Residential and commercial building energy use is responsible for 30% of carbon emissions in the United States. In 2050, the majority of building energy use will be in buildings that are standing today. To address emissions from these buildings, one growing climate policy in jurisdictions across the nation and beyond is enacting performance standards that require buildings to reduce energy use or emissions over time. A new report from the American Council for an Energy-Efficient Economy (ACEEE) examines the building performance standards (BPS) in 18 jurisdictions—including 3 countries, 3 states, 11 cities, and for federal government buildings. BPS policies are pending in 4 jurisdictions, bringing the total to 22, more than double the 10 policies in place in 2020. Current and pending standards, including the 8 standards adopted since 2020, are shown in the table below.
Building performance standards are being successfully implemented in Boulder, Colorado; Tokyo; the United Kingdom; and the Netherlands. Other jurisdictions with BPS policies are now developing regulations and working with building owners to prepare for the mandatory standards to take effect. Compliance dates of domestic building performance standards range from 2024 to the early 2030s, varying by jurisdiction and building size (in many jurisdictions, standards initially apply to larger commercial buildings and apply to smaller buildings later). In most jurisdictions, standards get progressively more stringent over time, with new standards typically taking effect every five years. Most standards cover commercial and multifamily residential buildings above a size threshold, which ranges from 10,000 to 100,000 square feet of floor area.
When we last examined BPS progress, in 2020, most of the standards specified levels of energy performance, such as maximum Btu (British thermal units) of energy consumption per square foot of building floor area. Performance standards are commonly based on median energy use in each building type, with buildings below the median needing to upgrade. But recently, a growing number of jurisdictions are setting standards based on carbon emissions, not energy. Carbon emissions standards are generally more complicated but can gradually ramp down to zero emissions, helping jurisdictions meet their long-term climate goals. However, carbon standards alone do not directly promote energy efficiency, potentially leading to strained power grids, less comfortable buildings, and larger and more expensive building equipment. For this reason, some jurisdictions are setting complementary energy and carbon standards to encourage both energy efficiency and decarbonization…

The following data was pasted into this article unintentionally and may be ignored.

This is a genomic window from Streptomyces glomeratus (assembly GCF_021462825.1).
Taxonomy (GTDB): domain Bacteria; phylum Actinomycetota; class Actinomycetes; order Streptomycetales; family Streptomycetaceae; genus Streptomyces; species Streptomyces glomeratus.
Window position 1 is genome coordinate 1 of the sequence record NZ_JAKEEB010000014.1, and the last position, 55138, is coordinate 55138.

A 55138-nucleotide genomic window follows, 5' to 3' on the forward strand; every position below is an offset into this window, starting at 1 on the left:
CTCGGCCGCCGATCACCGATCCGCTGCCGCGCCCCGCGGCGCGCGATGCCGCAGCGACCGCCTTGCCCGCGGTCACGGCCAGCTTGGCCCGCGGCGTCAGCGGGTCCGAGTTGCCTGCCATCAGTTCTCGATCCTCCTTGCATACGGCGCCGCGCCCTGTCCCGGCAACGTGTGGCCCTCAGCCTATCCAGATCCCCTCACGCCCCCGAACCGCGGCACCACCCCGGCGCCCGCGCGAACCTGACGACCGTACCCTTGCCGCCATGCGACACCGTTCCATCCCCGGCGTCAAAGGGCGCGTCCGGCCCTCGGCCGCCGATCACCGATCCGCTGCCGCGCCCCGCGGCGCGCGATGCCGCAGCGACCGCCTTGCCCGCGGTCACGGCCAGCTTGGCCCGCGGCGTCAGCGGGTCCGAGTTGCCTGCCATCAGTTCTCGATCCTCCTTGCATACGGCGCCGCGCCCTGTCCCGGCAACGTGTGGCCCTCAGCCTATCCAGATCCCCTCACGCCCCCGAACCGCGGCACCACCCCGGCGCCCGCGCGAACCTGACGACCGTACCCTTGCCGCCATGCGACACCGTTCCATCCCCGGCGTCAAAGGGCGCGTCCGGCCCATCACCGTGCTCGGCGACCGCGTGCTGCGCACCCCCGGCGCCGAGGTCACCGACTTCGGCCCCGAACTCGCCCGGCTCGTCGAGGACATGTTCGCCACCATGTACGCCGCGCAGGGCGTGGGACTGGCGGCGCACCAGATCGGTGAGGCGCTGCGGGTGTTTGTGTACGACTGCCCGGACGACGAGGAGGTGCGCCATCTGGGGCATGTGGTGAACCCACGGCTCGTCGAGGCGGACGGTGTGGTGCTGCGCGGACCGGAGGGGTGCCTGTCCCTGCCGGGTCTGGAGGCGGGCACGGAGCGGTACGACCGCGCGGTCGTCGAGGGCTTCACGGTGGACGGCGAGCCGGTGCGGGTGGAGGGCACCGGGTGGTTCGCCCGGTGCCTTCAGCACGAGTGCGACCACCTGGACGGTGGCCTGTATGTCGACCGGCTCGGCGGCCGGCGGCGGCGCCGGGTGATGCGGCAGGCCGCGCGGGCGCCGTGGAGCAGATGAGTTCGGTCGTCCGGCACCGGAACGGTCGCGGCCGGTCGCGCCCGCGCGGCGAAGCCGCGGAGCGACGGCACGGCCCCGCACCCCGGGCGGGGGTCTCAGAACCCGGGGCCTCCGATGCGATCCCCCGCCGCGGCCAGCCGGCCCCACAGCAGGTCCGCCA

To learn more about building performance standards, continue reading the rest of this blog post on the ACEEE website.
Steven Nadel joined ACEEE in 1989 and has served as executive director since 2001. Before his promotion he served as deputy director and director of ACEEE’s Utilities and Buildings programs.